Gemalto has been investing in developing its cybersecurity portfolio, acquiring SafeNet in 2015 and 3M Cogent in 2017, and its M2M business (connected devices, tokens, and related software and security) saw double digit growth in Q2 and Q3 after a flat Q1. Some of its security solutions are experiencing difficulties (notably the Authentication business is transitioning from hardware to software), while others such Data Encryption are doing well. Other units are in different dynamics: Government security and identity is doing well while the Enterprise unit is challenged.

Following several profit warnings, Gemalto’s share value has been at its lower levels since 2011, in the €30-€32 range in the past month. Investors are moving away from Gemalto, not even encouraged by the reaffirmation of the full-year 2017 guidance. There is certainly an opportunistic element in Atos’ unsolicited offer: a 42% premium at €46 a share. This is not as generous as it may seem, as Gemalto’s share was trading at this level only a few months ago, in September.

Breton has also got the backing of state-owned investment bank bpiFrance, which owns a 8.3% stake in Gemalto.

And of course there will be TLCF benefits for Atos in France.

What does this mean for the Atos portfolio?

Currently, Atos has three main hardware and software businesses:

  • Its Big Data and Security (BDS) business includes a variety of assets, including specialized servers, supercomputers/HPC, security software, command and control systems. BDS is doing very well and is expected to grow by at least 12% per annum. 2017 revenues will approach €700m
  • Its Unify communication hardware and software business that it is currently restructuring and transitioning to cloud software. Unify overall is a €1bn business and is now trending towards revenue stabilization
  • Worldline in the payment software and services business, with revenues of ~€1.5bn, and aiming for organic revenue growth to reach 6%-8% by 2019.

Then comes the philosophical question: does it make sense for Atos to further expand into software and hardware? If it acquires Gemalto, Atos would add another €3bn in revenues from a variety of software and hardware assets that would represent overall ~40% of the group’s revenues. Is Atos is spreading itself too thinly across over an extensive portfolio of IT services, hardware (from quantum computing to specialized phones) and software? 

And what are the implications for Worldline? Gemalto has software payment security capabilities that Worldline would be able to use for its payment services - and Worldline has been very open about its ambitions to be the European payment services consolidator.

Outside of payments, how complementary is Gemalto's security portfolio to Atos? And will Atos be able to find a potential buyer for Gemalto’s SIM card business?

Atos' profile is increasingly moving away from building a consistent IT services and payment portfolio to becoming a hardware-plus-services & solutions firm. While this may appear to be contrary to what has been the prevailing trend, Atos has demonstrable expertise in identifying promising targets at a competitive price, subsequently integrating and restructuring problematic businesses at pace, then driving profitable growth from the acquired capabilities.  When Atos acquired Bull, for example, Bull was a €1.1bn firm spread thinly across servers, HPC, software, and IT services; the technology part of Bull now lies in BDS, which has become a high growth and highly profitable business. However, Unify, in particular the S&P business, which Atos had been treating as a discontinued operation, is still a work-in-progress.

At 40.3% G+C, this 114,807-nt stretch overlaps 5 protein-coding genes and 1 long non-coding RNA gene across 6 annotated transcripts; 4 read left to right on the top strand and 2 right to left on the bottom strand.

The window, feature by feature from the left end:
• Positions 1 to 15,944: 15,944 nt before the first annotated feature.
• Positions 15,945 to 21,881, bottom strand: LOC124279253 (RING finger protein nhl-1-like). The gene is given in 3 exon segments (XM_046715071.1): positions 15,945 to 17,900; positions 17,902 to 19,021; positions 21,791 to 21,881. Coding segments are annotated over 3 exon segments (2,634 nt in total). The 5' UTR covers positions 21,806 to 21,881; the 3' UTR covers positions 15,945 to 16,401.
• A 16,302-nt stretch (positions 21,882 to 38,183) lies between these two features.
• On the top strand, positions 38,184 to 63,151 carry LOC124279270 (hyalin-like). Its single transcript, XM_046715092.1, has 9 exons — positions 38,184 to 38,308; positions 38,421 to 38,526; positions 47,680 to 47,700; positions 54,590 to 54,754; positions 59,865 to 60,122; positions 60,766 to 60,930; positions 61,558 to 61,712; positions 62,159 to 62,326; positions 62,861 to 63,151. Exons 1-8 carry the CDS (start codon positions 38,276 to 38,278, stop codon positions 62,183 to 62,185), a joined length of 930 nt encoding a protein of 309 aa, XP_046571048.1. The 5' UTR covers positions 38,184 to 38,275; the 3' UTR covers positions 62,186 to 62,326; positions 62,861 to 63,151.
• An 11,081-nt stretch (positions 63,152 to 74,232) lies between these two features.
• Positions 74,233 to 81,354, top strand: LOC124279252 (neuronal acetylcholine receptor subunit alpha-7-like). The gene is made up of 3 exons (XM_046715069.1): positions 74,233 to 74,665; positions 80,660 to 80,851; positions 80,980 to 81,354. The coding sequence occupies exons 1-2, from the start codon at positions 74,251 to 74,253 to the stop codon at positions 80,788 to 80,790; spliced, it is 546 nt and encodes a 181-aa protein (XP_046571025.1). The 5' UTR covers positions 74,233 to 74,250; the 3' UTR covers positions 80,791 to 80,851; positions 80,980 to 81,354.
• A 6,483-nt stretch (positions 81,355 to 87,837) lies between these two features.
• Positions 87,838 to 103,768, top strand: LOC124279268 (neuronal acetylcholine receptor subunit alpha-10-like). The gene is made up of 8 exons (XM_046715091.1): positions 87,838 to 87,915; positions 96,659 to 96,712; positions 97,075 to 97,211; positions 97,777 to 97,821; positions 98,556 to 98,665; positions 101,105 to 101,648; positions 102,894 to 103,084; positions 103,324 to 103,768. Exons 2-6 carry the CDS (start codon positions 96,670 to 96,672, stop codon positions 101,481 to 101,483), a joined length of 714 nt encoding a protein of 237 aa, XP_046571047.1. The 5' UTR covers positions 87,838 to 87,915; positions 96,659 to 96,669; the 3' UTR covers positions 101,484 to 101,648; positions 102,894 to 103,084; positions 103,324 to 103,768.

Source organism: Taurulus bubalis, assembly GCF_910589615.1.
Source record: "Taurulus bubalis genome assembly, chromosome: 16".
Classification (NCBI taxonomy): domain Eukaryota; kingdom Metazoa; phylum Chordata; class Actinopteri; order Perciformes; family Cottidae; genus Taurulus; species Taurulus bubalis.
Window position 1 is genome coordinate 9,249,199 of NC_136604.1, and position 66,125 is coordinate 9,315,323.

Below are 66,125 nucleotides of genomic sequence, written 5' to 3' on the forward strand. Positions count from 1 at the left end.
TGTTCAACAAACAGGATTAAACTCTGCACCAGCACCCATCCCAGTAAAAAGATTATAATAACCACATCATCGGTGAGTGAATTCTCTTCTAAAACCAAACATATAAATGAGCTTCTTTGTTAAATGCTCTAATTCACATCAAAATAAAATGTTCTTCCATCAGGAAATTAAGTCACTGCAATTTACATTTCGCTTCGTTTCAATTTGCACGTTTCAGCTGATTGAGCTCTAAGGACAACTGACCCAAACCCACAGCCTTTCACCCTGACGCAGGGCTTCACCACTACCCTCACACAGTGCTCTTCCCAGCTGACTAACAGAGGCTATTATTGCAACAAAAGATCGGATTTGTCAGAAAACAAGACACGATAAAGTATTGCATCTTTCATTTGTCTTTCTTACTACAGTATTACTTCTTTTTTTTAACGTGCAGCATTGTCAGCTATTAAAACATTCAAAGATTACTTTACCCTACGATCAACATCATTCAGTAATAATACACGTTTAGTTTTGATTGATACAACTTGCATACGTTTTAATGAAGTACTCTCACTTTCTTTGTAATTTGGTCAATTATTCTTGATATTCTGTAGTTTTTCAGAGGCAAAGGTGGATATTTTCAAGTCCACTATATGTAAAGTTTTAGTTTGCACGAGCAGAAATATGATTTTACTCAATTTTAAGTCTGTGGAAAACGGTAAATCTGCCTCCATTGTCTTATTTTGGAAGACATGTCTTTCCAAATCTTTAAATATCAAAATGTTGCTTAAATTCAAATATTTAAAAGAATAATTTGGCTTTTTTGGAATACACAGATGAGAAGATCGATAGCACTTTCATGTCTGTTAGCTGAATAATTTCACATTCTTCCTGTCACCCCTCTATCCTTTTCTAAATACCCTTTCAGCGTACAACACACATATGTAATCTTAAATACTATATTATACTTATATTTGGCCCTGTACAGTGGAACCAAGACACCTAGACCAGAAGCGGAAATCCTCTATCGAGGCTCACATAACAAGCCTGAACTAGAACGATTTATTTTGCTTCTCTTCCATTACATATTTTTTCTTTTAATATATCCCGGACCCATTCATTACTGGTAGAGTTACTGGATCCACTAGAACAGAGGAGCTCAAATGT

Gemalto would bring a new and different set of challenges for Atos and its approach to addressing these is not yet clear. However, on balance, Gemalto brings in a set of capabilities that could prove very useful to different parts of the Atos Group.

 

NelsonHall has just published a comprehensive Key Vendor Assessment on Atos which looks at both Atos (excluding its hardware businesses) and Worldline. For details, please contact Guy Saunders

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<![CDATA[Adventures in Blockchain: Mphasis Focuses on Client Revenue Growth, Supporting Compelling Use Cases]]>

 

In this article, I look at Mphasis’ Blockchain initiatives and at the segments they are focusing on for further development with their financial services clients. Mphasis began its Blockchain initiatives in 2016, initiating internal experiments and POCs to understand the technology and how it can be applied to business challenges.

Mphasis is working with a global financial services company on POCs and an approach to bringing a customer identity solution to the financial services market, in order to address consumer data challenges in a global environment. The customer and Mphasis are working to address multiple issues including:

  • Solution construct, design approach, and related technology considerations to select the right Blockchain technology from different options such as BigchainDB, HyperLedger, Ethereum, Multichain, network transaction currency and conversion to fiat, engagement layer and access point technologies
  • Industry ecosystem participation considerations – incentives, privacy protections, regulatory compliance considerations, trust and risk, and access point technologies to join the network
  • POC prototype and demo – for an initial MVP.

The POC took 7 weeks to demonstrate that the technology works and compliance is achievable. The solution was set up as a multi-node environment that enables the industry participants to transact, by enabling functions such as set-up and administration, search, crypto-payments, transaction administration, analytics, regulatory oversight and access.